Brent Meeker writes: > Does Wolfram have a critereon for discriminating between "random" and > "sturctured", or is it "just how it looks?"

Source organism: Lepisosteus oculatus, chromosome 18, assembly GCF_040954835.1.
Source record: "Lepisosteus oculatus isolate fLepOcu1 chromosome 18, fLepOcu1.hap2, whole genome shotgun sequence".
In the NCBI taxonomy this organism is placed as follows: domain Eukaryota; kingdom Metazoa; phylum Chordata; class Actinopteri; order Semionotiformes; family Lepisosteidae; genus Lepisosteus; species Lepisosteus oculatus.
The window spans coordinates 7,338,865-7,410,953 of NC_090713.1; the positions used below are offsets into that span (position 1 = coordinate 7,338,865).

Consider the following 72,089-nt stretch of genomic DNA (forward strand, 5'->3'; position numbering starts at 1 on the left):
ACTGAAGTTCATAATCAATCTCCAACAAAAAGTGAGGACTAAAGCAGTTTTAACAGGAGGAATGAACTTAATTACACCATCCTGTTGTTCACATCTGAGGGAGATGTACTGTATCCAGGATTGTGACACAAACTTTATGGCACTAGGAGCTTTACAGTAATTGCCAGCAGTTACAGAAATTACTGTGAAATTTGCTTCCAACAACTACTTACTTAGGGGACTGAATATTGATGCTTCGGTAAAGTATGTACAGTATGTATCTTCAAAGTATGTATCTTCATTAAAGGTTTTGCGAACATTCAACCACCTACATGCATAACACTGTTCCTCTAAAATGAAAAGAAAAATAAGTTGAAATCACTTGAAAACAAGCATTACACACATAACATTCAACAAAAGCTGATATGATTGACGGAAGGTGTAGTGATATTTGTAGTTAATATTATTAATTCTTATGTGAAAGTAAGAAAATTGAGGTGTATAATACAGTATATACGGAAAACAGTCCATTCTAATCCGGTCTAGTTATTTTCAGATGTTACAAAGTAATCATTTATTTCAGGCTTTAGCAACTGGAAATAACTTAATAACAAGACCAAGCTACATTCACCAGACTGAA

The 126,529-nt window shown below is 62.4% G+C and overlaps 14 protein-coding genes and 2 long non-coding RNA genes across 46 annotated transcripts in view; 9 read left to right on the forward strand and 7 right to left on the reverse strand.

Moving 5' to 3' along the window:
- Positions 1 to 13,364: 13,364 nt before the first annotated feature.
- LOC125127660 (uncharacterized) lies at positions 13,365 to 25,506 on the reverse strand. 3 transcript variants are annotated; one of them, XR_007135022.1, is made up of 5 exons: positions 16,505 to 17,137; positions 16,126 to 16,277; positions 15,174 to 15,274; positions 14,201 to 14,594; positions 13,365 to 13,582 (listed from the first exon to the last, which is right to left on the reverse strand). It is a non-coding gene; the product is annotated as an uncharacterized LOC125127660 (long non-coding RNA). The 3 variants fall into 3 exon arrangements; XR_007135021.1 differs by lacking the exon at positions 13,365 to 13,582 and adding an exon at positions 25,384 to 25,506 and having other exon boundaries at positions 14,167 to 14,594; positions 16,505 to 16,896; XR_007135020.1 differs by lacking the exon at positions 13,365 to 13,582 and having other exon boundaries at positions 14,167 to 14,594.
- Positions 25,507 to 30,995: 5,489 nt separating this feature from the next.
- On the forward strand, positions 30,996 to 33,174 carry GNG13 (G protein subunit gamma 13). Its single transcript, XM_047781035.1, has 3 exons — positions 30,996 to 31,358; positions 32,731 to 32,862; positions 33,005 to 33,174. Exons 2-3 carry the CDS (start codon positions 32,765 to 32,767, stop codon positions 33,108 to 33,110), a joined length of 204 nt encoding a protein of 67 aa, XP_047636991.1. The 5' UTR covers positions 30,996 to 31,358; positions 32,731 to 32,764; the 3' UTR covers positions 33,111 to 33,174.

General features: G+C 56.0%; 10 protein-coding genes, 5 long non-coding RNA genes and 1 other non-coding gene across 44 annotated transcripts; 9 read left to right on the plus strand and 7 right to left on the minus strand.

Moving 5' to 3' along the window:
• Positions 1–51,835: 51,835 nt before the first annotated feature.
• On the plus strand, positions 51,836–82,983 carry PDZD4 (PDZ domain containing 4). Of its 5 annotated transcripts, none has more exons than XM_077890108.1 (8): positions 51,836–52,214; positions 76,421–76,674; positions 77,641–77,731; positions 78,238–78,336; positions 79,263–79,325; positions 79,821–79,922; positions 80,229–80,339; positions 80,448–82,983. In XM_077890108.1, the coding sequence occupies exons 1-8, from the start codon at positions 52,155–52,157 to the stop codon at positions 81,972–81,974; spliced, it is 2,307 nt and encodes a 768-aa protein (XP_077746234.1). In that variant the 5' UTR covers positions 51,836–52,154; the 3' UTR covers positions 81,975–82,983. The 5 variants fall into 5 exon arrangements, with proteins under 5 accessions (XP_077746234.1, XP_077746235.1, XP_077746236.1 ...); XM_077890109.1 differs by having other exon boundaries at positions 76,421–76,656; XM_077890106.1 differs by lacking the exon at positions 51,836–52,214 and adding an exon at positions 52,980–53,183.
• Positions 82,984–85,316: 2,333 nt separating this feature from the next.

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I am only 1/4 way through the book, but at this point he seems to mostly be basing his criteria on how the output looks. I understand from book reviews that at some point he will bring in the notion of computational systems that have the power of universal computers, and show that some simple systems are able to do this. These are all inherently of class 4 (structured), I believe. The first 6 (of 12) chapters, which are as far as I have read, are essentially an observationally-oriented discussion of the behavior of simple computing systems. Wolfram reminds me of an 18th century scientist exploring a new part of the natural world, say an early microscopist or astronomer. He is just trying to get the basic classifications into place, observing similarities among different systems. But instead of studying plants and animals, he is studying computational systems. In our terms, this portion of the book can be thought of as a naturalist's beginning explorations of the multiverse, the collection of all universes produced by computer programs. His main result so far seems to be that it doesn't matter what is the basis for your computational engine: CAs, Turing machines, numeric recurrence relations, partial differential equations; all produce the same basic classes of patterns. He examines 10-20 different ways of implementing simple computational systems and shows that they all look much the same. The main difference is that some produce structure in as many as ~10% of programs, while for others it is only perhaps one in a million. I see some connections between Wolfram's explorations and Greg Chaitin's (creator of Algorithmic Information Theory) results. For years, Chaitin has emphasized the need to approach mathematics as an experimental science, but no one has taken him very seriously. Wolfram's work suggests to me an approach to putting this program into action. For example, here is a quote from Chaitin I ran into last night, from a recent essay, http://www.cs.auckland.ac.nz/CDMTCS/chaitin/amsci.html: A case in point is elementary number theory, where there are some very difficult questions. Consider the prime numbers. Individual prime numbers behave in a very unpredictable way, if you're interested in their detailed structure. It's true that there are statistical patterns. There's a thing called the prime number theorem that predicts fairly accurately the overall average distribution of the primes. But as for the detailed distribution of individual prime numbers, that looks pretty random. So I began to think that maybe the inherent randomness in mathematics provided a deeper reason for all this incompleteness. Wolfram has a chapter on patterns in the integers, and several of his examples of randomness are based on the distribution of primes. Is the randomness of this distribution caused by the same effects which Wolfram has identified, which make so many simple computational systems produce similarly random distributions? If we understand that randomness is a frequent consequence of simple systems, then it is not surprising that primes are random in the details of their distribution. Another connection between Chaitin and Wolfram has to do with the underpinnings of the multiverse. From Chaitin and AIT we know that any universal computer can emulate any other using a fixed size program. This means that universes agree on their relative measures to within a constant factor (whose value depends on which system is emulating which other system). Therefore, in the limit of large programs, where this constant factor becomes insignificant, universes have the same relative measures independent of what the details are of the computational substrate which runs the multiverse. (I interpret this to mean that we can never find out what kind of computer it is that the multiverse is based on, or equivalently, that it doesn't matter.) This seems to somewhat contradict Wolfram's experiments, which show that different computational systems have rather different (a few orders of magnitude) probabilities of showing complex behavior. Presumably the reason is that Wolfram is only dealing with simple programs. If it were possible to extend his results to larger programs, we might predict based on AIT that all computational systems would converge to equal probabilities for the different classes of behavior. I understand that Wolfram introduces some ideas about computational equivalence in the last chapter of the book, but I don't think he goes in exactly this direction. Hal Finney